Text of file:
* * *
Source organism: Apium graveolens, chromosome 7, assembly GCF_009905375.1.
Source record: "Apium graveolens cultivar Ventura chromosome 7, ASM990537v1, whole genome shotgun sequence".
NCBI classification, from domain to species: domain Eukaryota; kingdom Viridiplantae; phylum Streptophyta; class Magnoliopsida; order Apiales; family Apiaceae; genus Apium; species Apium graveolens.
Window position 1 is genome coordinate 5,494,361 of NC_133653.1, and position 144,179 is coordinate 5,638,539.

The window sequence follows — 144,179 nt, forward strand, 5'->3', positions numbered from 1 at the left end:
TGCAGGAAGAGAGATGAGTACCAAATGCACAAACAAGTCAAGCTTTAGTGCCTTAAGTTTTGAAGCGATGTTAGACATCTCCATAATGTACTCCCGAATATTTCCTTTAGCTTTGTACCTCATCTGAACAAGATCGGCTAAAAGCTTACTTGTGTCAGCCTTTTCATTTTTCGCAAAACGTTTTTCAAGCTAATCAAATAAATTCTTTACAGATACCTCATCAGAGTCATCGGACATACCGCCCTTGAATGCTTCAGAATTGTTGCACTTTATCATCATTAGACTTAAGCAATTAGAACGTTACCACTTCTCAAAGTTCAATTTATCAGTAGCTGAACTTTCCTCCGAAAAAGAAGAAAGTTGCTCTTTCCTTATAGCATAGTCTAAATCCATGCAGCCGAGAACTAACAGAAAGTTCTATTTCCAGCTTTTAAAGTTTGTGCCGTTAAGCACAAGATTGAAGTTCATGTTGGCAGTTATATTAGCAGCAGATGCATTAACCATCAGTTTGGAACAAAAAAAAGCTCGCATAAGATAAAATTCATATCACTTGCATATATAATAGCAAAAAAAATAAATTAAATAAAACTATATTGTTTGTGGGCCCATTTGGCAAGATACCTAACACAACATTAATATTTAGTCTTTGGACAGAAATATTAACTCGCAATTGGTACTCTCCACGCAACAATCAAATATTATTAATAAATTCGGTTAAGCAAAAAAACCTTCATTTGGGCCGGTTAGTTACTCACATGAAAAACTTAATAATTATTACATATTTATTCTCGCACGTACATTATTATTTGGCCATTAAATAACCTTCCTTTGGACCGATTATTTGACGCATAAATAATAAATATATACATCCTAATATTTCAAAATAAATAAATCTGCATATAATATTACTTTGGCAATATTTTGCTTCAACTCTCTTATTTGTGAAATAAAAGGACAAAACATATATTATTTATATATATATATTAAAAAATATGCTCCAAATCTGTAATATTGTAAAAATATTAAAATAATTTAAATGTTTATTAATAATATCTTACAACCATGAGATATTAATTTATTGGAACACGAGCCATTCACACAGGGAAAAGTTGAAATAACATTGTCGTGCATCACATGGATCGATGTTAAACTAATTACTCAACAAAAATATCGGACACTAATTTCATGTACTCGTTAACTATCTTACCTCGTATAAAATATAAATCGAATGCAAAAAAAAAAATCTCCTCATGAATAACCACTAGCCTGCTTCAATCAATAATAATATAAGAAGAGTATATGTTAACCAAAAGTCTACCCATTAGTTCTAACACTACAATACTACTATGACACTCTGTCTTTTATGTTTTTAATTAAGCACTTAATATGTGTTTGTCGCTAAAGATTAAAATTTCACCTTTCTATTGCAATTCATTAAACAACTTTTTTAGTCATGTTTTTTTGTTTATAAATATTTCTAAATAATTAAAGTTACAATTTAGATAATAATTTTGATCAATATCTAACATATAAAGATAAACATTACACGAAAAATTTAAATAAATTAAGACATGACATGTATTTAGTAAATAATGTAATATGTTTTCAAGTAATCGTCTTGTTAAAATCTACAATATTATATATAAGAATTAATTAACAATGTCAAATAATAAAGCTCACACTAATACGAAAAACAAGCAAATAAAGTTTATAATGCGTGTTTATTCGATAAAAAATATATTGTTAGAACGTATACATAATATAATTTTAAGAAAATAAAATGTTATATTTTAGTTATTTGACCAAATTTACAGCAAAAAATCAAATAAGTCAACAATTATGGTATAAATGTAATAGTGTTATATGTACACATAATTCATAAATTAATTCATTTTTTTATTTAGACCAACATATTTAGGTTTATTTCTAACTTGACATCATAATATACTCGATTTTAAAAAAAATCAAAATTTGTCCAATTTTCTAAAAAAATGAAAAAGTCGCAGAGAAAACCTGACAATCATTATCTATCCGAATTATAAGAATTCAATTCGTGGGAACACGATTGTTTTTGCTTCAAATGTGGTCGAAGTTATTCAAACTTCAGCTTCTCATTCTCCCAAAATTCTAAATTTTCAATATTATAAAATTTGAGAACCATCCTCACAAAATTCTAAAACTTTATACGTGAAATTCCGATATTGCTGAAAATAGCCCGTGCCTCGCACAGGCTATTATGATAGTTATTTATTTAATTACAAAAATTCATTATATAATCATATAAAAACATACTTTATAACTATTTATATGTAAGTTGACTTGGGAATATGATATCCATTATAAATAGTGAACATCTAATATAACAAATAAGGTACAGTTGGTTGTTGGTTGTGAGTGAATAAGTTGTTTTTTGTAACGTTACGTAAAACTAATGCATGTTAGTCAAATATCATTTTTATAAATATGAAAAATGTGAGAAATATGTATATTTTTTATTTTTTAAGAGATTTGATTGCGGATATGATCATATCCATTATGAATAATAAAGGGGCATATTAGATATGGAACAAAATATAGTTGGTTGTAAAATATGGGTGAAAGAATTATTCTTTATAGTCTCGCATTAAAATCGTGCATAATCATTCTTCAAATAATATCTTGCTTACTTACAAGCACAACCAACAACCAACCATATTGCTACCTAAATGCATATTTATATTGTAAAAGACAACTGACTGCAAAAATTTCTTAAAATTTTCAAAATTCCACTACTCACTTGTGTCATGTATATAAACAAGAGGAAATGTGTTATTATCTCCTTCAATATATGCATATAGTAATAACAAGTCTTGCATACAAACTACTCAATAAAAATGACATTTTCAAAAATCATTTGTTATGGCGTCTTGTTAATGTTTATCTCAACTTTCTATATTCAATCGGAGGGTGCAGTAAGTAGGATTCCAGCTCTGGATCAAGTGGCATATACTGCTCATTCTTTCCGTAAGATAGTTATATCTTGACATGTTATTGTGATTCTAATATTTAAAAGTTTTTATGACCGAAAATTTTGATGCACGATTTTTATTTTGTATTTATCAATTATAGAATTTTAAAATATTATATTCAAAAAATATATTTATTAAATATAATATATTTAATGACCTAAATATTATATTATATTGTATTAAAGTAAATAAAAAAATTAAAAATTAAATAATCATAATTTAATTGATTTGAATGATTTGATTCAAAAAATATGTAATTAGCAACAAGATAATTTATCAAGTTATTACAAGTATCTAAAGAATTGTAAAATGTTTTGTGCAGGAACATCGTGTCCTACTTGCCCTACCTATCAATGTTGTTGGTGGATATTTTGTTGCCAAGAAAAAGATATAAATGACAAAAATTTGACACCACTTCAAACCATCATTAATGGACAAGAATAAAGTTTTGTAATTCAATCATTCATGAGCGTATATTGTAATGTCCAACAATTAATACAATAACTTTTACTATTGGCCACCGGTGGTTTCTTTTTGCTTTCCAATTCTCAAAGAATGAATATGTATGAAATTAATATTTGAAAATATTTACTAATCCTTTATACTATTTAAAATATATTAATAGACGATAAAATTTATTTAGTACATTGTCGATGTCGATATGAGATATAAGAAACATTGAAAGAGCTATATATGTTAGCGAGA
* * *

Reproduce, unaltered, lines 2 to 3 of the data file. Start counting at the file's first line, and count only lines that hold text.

Source record: "Apium graveolens cultivar Ventura chromosome 7, ASM990537v1, whole genome shotgun sequence".
NCBI classification, from domain to species: domain Eukaryota; kingdom Viridiplantae; phylum Streptophyta; class Magnoliopsida; order Apiales; family Apiaceae; genus Apium; species Apium graveolens.